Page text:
Monday, 19 September 2011

Belgrade: "The House of Flowers"

Tito's grave, House of Flowers
Just as a brief aside, I went yesterday to the Museum of Yugoslav History, a little bit to the north-west of the city centre. This complex was established by Tito in his dying years, and as well as providing a truly vast exhibition space, it is also the former Yugoslav President's final resting place. Tito's mausoleum was designed by the ailing leader from around 1974, in close collabroation with his favourite architects and sculptors.

It may not suit some of today's ultra-nationalist historians to remember, but Tito's death in May 1980 was met by genuinely felt grief across the former Yugoslavia. The most graphic illustration, perhaps, was at the football match between Croatia's Hajduk Split, and Red Star Belgrade from the capital; the game was stopped, half way through, to announce the death, and both sets of players wept openly. (Red Star went onto win 3-1, a victory that would normally have ensured substantial bragging rights for their fans, but the result went by almost unnoticed.) On the same night, as you can see in this youtube clip, the TV newsreader struggled and largely failed to keep a check on his emotions:

Tito died in hospital in Ljubljana, and his body was carried around all parts of Yugoslavia before being laid to rest at the House of Flowers. It's a marker of how much has changed in the subsequent thirty years, that an ex-JNA Colonel, having re-trained as an academic following the end of Yugoslavia, is now selling his self published book on Tito from the back of a battered Lada Zhiguli outside the museum.

Jovanka Broz Tito getting off an aeroplane, Belgrade, 1959
There are two very comprehensive fashion exhibitions on at the moment; one focuses on Tito and his very glamorous second wife, Jovanka; the other, perhaps more interestingly, focuses on fashion in post-war Croatia, up to around 1960. This exhibition well illustrates the difficult post-war transition Yugoslavia underwent, from being a ruined country destroyed by four years of occupation and bitter, bitter civil war, to building up the infrastructure of a flourishing consumer goods sector, alongside a re-building of industry and a (controversial and costly) re-organisation of farming.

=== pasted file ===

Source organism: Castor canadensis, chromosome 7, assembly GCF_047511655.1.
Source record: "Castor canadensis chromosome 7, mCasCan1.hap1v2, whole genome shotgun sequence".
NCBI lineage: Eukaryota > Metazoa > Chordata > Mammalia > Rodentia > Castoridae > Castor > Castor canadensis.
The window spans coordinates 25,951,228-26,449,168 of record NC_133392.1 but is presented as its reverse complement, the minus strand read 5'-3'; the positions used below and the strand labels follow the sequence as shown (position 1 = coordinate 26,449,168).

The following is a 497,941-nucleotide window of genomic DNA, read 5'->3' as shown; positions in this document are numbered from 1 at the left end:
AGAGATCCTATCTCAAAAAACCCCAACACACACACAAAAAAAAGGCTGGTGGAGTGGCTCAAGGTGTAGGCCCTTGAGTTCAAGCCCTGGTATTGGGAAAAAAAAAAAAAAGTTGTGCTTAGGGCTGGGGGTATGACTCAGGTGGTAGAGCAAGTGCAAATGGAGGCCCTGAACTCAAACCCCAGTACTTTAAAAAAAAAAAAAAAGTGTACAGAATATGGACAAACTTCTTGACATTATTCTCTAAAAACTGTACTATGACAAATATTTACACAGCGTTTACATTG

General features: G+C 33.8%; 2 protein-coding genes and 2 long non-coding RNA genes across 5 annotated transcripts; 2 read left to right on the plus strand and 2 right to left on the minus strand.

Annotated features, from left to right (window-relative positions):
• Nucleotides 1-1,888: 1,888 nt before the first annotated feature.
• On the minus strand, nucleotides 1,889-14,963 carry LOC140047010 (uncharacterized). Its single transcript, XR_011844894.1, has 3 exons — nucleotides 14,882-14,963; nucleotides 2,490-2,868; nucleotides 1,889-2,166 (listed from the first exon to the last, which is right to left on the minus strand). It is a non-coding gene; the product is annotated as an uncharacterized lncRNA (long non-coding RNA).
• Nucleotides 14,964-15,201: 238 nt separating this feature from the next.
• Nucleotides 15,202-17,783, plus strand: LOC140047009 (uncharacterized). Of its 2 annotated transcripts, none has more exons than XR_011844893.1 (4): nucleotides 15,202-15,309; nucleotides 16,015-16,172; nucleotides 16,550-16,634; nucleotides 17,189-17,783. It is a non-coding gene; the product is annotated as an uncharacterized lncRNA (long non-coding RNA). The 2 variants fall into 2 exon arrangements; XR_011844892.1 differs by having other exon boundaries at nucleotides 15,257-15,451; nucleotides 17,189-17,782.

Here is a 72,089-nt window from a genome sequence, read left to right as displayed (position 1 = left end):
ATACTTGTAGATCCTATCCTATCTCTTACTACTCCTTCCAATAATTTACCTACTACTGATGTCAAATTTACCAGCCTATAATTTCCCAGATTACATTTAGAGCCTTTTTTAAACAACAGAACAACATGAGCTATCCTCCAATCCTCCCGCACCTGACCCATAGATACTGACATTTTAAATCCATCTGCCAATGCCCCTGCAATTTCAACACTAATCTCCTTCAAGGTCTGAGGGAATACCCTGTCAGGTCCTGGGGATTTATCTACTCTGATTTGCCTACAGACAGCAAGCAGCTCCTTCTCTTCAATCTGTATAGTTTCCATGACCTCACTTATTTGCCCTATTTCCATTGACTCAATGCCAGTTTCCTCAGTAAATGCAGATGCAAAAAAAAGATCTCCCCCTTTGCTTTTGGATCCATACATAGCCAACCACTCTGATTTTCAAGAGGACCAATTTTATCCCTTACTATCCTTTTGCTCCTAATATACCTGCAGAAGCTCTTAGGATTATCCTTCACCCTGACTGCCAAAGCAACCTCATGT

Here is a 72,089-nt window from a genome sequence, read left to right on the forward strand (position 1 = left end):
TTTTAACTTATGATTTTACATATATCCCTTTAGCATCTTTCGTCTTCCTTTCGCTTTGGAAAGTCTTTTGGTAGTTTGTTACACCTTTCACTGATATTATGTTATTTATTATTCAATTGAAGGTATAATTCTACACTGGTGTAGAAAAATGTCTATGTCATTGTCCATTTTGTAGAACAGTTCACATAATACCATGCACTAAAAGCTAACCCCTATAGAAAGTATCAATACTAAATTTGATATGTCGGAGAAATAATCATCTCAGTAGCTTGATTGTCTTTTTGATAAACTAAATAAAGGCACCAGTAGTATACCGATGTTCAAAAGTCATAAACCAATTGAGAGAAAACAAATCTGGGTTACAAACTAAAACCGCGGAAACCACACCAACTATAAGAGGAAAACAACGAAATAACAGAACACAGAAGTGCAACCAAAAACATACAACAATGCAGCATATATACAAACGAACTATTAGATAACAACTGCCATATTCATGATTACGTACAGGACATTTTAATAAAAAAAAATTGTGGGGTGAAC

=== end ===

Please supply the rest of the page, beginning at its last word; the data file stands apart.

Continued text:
Croatian fashion, May 1945: Partizans liberate Jelačić Square in the centre of Zagreb
Croatian fashion c. 1960: a woman at work on the "Highway of Brotherhood and Unity" between Belgrade & Zagreb
Elsewhere, the museum features well-tended grounds, featuring works by Yugoslav sculptors very well known for public commissions and portraits of the party leadership, particularly by Antun Augustinčić, who died the year before his biggest patron. The mausoleum itself is rather odd. Shorn of its honour guard (Milošević ordered the removal of a military presence at Tito's grave in 1990, as part of a so-called "detitoisation" process), Tito's grave seems almost incidental, a mere curiosity to visitors, in between two rooms exhibiting all of his many batons (!) and a rather dull room full of delicacies and trinkets donated by fellow members of the "Non Aligned Movement" ( a group of countries started by Yugoslavia in the Cold War, as aligned fully neither with the Western nor the Soviet blocs.)

The exhibition space here is rather fascinating, but the overall impression of the mausoleum is one of a cloying sadness; that of a great historical figure from a time past, little remembered or noticed in a fast moving contemporary world, in which his ideas and concepts no longer really apply.


  1. Hi I'm intrigued. Are you fluent in Serbo-croat or are the texts available in translation?
    I'd love to read a copy of your lecture in English if you're happy to send -

    all the best bob

  2. Hi there,

    I have rudimentary Serbian (no Serbo-Croat anymore) but I will have to learn the language properly once I move back after Christmas. Learning languages properly is my main task next year alongside the book-writing. So, the texts are normally slowly read via a mix of my basic Serb and Google translate!

    I just have a powerpoint from the lecture, no written text; can send that if you want.

  3. Yes please! At least I'll get the gist of your views or perhaps your view appropriate for your audience. thanks in advance